Mid and East Antrim Council considers three-weekly bin collections

Bins out for collection
Bins out for collection

The council is to consider reducing the frequency of black bin collections to once every three weeks as part of efforts to meet recycling targets.

The move was part of a range of proposals discussed at a meeting of the council’s Operational Committee in Carrickfergus on Monday evening.

A black rubbish bin. INLT-47-716-con

A black rubbish bin. INLT-47-716-con

The bin collection move could form part of the council’s Transformation of Waste Services Plan, which aims to boost recycling to meet the council’s statutory target of 50 per cent by 2020 to avoid “significant fines” and reduce the £3.5 million annual bill from waste sent to landfill.

The council’s current recycling rate has reportedly “plateaued” at 44.6 per cent and it spends £13.5 million per annum on waste services.

A report presented to councillors advises that they must follow the lead of councils such as Falkirk in Scotland and Conwy in Wales, who successfully adopted a “staged approach to recycling.”

In addition to reducing the frequency of the black bin collection, food waste would be banned from black bins throughout the borough as part of the first step in a three-stage system.

This would be supported by educational materials, 150 free caddy liners per annum and other infrastructure.

The second stage would involve the introduction of triple stack kerb side collection containers in Ballymena, Carrickfergus and Larne, with a final report on this to be brought back to council in January.

The third stage, subject to the approval of options and recycling performance, would see consideration given to three-weekly black bin collections. A final report on this will also be brought back to council in January.

A pilot WRAP scheme to promote the separation of food waste has already been introduced in 2000 households in Ballymena and 500 in Larne, recovering approximately three tonnes of food waste a week. However, a council report revealed that only 15 to 20 per cent of the households involved in the pilot are using the scheme.

The report advocates the adoption of a “more rigid approach” to the collection of food waste, which it says would “support the delivery of landfill diversion targets, reduce costs and aid the re-engagement of citizens with sustainable waste management.”

This would see a three-stage warning system implemented for bins found to contain food waste.

On the first occasion, the bin would be collected but the customer would be “advised to remove food waste in future.”

Should it happen again, the customer would be “advised to contact waste services to have the bin collected” with the Waste Services department advising the customer of the policy and providing support if required.

However, a third reoccurrence would result in the bin not being collected until the waste is removed.

The council’s Head of Waste Stephen Holgate told elected members that the council didn’t “intend to start to rummage through people’s black bins” but could monitor the frequency with which brown bins are put out for collection.

“If we consistently don’t have a brown bin out we know there’s a problem and we will take a look and check,” he said.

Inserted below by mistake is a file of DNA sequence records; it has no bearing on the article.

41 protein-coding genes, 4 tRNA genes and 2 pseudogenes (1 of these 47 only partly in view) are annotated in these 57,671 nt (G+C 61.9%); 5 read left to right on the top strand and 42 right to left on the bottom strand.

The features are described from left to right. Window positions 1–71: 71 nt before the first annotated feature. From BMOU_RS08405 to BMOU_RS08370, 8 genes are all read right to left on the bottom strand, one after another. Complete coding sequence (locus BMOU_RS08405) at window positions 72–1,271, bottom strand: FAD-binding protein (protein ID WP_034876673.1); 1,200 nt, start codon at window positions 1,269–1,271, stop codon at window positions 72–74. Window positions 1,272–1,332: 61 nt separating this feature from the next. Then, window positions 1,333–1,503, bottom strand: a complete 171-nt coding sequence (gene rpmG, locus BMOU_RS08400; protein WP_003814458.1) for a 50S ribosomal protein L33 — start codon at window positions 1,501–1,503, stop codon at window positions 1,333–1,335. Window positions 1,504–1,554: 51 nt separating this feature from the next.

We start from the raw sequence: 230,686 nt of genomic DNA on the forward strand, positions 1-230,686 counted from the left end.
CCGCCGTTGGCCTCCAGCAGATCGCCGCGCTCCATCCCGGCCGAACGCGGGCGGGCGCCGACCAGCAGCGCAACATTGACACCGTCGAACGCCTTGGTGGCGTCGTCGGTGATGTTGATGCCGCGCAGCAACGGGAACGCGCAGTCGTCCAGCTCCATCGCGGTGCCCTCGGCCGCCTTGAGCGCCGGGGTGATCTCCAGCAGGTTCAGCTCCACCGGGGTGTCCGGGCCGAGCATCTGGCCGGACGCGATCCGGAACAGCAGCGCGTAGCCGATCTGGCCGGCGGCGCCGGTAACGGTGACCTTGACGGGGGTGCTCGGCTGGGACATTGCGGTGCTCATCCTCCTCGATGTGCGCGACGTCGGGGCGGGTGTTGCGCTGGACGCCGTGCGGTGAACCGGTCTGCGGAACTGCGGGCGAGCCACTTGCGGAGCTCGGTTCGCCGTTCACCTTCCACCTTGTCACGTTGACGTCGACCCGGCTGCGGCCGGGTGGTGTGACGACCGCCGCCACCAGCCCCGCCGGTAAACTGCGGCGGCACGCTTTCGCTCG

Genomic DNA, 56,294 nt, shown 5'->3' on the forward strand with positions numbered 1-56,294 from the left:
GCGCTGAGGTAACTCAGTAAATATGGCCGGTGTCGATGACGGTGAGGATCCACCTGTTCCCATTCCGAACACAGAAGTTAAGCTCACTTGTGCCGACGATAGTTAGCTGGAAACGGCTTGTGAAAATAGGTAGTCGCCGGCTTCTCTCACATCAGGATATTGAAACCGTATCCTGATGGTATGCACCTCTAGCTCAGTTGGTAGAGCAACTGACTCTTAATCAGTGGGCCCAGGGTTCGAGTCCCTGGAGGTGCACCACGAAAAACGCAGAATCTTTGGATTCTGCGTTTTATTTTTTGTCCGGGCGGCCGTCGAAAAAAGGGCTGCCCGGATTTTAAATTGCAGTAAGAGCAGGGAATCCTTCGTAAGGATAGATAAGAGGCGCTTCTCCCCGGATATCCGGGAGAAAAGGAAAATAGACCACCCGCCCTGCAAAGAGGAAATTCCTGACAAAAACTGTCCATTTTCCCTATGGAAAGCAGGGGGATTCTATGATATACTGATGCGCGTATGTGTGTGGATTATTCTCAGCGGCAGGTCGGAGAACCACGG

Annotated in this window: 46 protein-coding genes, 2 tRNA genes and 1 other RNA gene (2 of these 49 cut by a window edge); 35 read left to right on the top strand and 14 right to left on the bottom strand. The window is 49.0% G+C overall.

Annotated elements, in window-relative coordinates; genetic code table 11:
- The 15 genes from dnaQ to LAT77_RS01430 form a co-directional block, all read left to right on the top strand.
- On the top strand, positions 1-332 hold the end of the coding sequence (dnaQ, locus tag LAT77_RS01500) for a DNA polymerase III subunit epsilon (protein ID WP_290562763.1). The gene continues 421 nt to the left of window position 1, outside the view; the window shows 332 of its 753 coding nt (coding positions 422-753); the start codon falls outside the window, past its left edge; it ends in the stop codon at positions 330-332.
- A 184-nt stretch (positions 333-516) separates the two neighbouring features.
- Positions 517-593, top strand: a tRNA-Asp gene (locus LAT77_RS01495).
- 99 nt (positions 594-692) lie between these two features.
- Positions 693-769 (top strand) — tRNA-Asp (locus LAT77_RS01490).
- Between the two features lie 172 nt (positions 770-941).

He added that the plan being proposed was the “least invasive option” for householders.

“If we’re able to lift three tonnes of waste a week for 200 homes that gives you and idea of the volume of food waste available throughout the borough,” he stated.

“We are paying £97 a tonne for landfill, imagine that on the scale of Mid and East Antrim.”

Mr Holgate added that as the plan was taken through each stage and the impact on recycling from each step clarified then the next step could be considered.

“We can see if we want to consider triple stacks or sticking with kerb side bin collections and if we want to consider three week or four week collection,” he stated.

The council’s Director of Environmental Services Philip Thompson said that reducing food waste could save each home an estimated £600 a year.

The proposals were welcomed by elected representatives.

“Change is always difficult, we need to embrace change and I think education is vitally important as well as not going in with heavy handedness,” said UUP Councillor John Stewart.

Alliance Alderman Gerardine Mulvenna agreed that “education is key” and that there was a need for a “robust communications system” to introduce the changes within a six-month time frame.

DUP Alderman Gregg McKeen said he was “happy to support” the proposals but that “a lot more information” was needed.

UUP Cllr Mark McKinty asked what the rationale was behind plans to close Sullatober and Redlands recycling centres on a Sunday if the council was trying to encourage recycling. However, he was told that the issue would be discussed in closed council, from which the press was barred.

Councillors unanimously agreed the motion, proposed by Ald Mulvenna and seconded by Cllr McKeown, to introduce a ban on food waste in black bins from April 1 2017 alongside the three-stage warning system and the implementation of educational materials and infrastructure.

They also agreed to support the other measures contained in the Transformation of Waste Management Services plan in a motion proposed by Cllr McKeown and seconded by Ald Mulvenna.

When asked by the Times whether the council would still be held to am EU recycling target post-Brexit, a spokesperson said that it was “undetermined pending UK-EU negotiations” but added that “Northern Ireland’s waste management strategy includes a commitment to this target/date.”